(CMR) Did you know that 10 million people die each year from cancer? According to worldcancerday.org, that’s more than HIV/AIDS, malaria and tuberculosis combined. By 2030, experts project cancer deaths to rise to 13 million.
Cancer is a disease that occurs when changes in a group of normal cells within the body lead to uncontrolled, abnormal growth forming a lump called a tumor; this is true of all cancers except leukemia (cancer of the blood). If left untreated, tumors can grow and spread into the surrounding normal tissue or to other parts of the body via the bloodstream and lymphatic systems and can affect the digestive, nervous and circulatory systems or release hormones that may affect body function.
According to worldcancer.org, at least one third of common cancers are preventable. Each year, millions of lives could be saved by implementing resource appropriate strategies for prevention, early detection, and treatment. However, 70% of cancer deaths occur in low-to-middle income countries. The total annual economic cost of cancer is estimated at US$1.16 trillion.
No one expects to get cancer, and people often do all they can not to get the deadly disease. But do we have control over the factors? Do we know the factors? Worldcancerday.org lists the following factors.
Modifiable risk factors include:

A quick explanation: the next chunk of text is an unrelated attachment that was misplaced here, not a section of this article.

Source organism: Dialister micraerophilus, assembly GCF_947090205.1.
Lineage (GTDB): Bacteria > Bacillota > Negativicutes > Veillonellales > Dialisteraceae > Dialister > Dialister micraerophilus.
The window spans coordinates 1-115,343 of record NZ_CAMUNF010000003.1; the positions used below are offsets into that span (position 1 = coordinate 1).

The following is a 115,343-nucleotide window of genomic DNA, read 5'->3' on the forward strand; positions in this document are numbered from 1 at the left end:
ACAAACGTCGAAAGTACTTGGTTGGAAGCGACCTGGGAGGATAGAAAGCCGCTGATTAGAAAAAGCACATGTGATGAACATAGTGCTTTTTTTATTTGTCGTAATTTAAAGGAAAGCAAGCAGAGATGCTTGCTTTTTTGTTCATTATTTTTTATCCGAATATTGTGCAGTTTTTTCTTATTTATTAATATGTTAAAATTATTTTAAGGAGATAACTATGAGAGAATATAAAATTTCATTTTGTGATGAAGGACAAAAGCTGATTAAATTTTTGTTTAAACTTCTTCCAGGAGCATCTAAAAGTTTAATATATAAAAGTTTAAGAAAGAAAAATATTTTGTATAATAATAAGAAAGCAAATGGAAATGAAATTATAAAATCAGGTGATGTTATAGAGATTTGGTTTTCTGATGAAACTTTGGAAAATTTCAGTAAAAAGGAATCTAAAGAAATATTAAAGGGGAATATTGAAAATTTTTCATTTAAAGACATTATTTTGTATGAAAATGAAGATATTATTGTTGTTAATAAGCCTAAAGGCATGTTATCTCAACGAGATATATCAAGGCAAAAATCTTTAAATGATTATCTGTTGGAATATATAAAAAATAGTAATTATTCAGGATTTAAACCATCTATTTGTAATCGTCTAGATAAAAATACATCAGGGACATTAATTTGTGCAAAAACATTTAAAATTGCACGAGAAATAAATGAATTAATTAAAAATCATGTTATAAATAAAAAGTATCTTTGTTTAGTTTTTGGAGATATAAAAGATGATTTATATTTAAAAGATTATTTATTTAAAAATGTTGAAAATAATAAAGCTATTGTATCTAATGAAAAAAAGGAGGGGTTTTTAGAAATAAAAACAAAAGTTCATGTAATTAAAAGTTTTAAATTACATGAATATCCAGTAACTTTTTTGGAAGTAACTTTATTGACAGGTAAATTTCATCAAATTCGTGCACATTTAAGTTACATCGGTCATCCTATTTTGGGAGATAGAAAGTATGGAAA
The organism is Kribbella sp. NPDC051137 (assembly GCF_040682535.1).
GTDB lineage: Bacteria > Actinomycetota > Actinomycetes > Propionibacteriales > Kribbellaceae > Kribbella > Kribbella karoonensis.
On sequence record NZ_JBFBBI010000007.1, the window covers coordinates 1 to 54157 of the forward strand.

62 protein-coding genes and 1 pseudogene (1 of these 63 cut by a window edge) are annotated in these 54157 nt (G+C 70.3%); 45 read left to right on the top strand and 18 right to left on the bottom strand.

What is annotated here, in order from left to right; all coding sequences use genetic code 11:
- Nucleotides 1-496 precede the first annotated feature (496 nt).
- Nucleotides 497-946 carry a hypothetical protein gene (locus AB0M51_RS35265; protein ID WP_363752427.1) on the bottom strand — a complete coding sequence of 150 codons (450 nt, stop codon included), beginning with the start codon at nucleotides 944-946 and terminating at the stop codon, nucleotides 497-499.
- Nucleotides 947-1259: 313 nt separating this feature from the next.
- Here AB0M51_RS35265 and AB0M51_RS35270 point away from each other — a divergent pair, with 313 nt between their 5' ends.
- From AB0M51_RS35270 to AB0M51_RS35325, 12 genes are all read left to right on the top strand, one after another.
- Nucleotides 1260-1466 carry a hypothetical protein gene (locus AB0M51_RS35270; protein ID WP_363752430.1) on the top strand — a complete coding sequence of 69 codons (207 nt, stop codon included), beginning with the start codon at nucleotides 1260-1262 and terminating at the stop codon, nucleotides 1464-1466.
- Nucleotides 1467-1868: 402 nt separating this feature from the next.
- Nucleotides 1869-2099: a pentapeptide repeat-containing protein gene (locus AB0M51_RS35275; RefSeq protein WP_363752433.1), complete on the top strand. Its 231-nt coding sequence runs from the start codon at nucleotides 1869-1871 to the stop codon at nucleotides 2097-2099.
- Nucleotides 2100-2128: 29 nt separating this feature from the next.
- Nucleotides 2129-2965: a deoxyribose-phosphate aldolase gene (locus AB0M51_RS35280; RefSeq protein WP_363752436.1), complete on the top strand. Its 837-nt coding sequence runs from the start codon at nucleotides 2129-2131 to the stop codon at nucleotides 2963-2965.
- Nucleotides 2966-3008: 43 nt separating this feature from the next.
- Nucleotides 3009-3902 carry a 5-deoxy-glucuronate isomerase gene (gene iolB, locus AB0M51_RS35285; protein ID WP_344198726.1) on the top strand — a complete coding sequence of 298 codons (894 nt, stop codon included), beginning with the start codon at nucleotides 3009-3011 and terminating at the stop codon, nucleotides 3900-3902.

Alcohol – The evidence that all types of alcoholic drinks cause several cancers is now stronger than ever before. Alcohol can increase the risk of six types of cancers, including bowel (colorectal), breast, mouth, pharynx and larynx (mouth and throat), oesophageal, liver and stomach. The evidence suggests that, in general, the more alcohol drinks people consume, the higher the risk of many cancers, and that even moderate alcohol intake increases the risk of cancer.
Being overweight or obese – excess weight has been linked to an increased risk of developing 12 different cancers, including bowel and pancreatic cancers. In general, greater weight gain, particularly as adults, is associated with greater cancer risks.
Diet and nutrition – Experts suggest that diets and nutritional intake, particularly diets high in red meats, processed meats, salted foods and low in fruits and vegetables have an impact on cancer risks, particularly colorectum, nasopharynx and stomach.
Physical activity – Regular physical activity not only helps to reduce excess body fat and the cancer risks associated with this, but being physically active can help to reduce the risks of developing colon, breast and endometrial cancers.
Tobacco – Tobacco smoke contains at least 80 different cancer-causing substances (carcinogenic agents). When smoke is inhaled, the chemicals enter the lungs, pass into the bloodstream, and are transported throughout the body. This is why smoking or chewing tobacco not only causes lung and mouth cancers but is also related to many other cancers. Currently, tobacco use is responsible for around 22% of cancer deaths.
Ionizing radiation – Manmade radiation sources can cause cancer and are a risk for workers. These include radon, x-rays, gamma rays, and other forms of high-energy radiation. Prolonged and unprotected exposure to ultraviolet radiations from the sun, sunlamps and tanning beds can also lead to melanoma and skin malignancies.
Workplace hazards – Some people risk being exposed to a cancer-causing substance because of their work. For example, workers in the chemical dye industry have been found to have a higher incidence than normal of bladder cancer. Asbestos is a well-known workplace cause of cancer – particularly a cancer called mesothelioma, which most commonly affects the covering of the lungs.